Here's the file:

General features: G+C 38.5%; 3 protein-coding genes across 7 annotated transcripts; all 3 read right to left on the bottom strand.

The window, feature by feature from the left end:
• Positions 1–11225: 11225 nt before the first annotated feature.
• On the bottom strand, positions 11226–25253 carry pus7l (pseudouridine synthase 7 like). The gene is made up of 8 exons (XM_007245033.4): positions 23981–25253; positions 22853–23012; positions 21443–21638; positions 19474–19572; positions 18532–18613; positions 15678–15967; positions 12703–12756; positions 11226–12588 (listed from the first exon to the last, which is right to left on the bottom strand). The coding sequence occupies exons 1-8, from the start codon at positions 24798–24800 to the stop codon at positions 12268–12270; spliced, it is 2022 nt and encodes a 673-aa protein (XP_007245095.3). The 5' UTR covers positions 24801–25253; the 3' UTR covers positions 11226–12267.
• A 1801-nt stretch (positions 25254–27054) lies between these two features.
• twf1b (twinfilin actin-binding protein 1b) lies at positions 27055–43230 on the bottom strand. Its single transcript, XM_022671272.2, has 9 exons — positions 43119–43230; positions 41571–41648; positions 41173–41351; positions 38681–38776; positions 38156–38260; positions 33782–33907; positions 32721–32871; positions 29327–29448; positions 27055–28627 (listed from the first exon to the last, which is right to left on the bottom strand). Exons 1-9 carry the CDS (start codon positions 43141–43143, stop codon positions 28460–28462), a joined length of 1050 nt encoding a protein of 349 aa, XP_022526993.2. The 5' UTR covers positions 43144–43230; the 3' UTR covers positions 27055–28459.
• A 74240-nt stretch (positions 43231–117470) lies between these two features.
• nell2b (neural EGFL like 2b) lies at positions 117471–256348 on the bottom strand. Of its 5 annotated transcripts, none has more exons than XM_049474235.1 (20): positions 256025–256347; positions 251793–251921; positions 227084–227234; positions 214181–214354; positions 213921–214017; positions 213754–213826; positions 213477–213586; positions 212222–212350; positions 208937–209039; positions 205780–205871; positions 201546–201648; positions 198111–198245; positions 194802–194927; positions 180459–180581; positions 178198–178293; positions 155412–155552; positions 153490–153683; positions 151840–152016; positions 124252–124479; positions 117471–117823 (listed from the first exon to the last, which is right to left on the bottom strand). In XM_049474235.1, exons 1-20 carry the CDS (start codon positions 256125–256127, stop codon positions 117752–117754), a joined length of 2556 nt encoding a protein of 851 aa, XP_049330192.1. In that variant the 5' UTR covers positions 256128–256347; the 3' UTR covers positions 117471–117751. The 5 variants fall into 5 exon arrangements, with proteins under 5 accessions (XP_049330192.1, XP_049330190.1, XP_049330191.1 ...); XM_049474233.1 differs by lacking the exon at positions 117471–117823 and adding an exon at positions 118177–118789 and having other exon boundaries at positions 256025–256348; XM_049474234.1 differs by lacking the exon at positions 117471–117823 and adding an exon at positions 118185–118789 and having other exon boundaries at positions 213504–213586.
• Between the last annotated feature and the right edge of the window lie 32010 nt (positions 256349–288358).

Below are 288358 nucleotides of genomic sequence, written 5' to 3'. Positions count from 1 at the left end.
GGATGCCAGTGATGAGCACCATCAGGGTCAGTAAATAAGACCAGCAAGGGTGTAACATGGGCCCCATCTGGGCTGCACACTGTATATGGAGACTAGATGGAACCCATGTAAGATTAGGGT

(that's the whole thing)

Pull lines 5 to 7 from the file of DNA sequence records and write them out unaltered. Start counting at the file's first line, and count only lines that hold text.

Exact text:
• A 1801-nt stretch (positions 25254–27054) lies between these two features.
• twf1b (twinfilin actin-binding protein 1b) lies at positions 27055–43230 on the bottom strand. Its single transcript, XM_022671272.2, has 9 exons — positions 43119–43230; positions 41571–41648; positions 41173–41351; positions 38681–38776; positions 38156–38260; positions 33782–33907; positions 32721–32871; positions 29327–29448; positions 27055–28627 (listed from the first exon to the last, which is right to left on the bottom strand). Exons 1-9 carry the CDS (start codon positions 43141–43143, stop codon positions 28460–28462), a joined length of 1050 nt encoding a protein of 349 aa, XP_022526993.2. The 5' UTR covers positions 43144–43230; the 3' UTR covers positions 27055–28459.
• A 74240-nt stretch (positions 43231–117470) lies between these two features.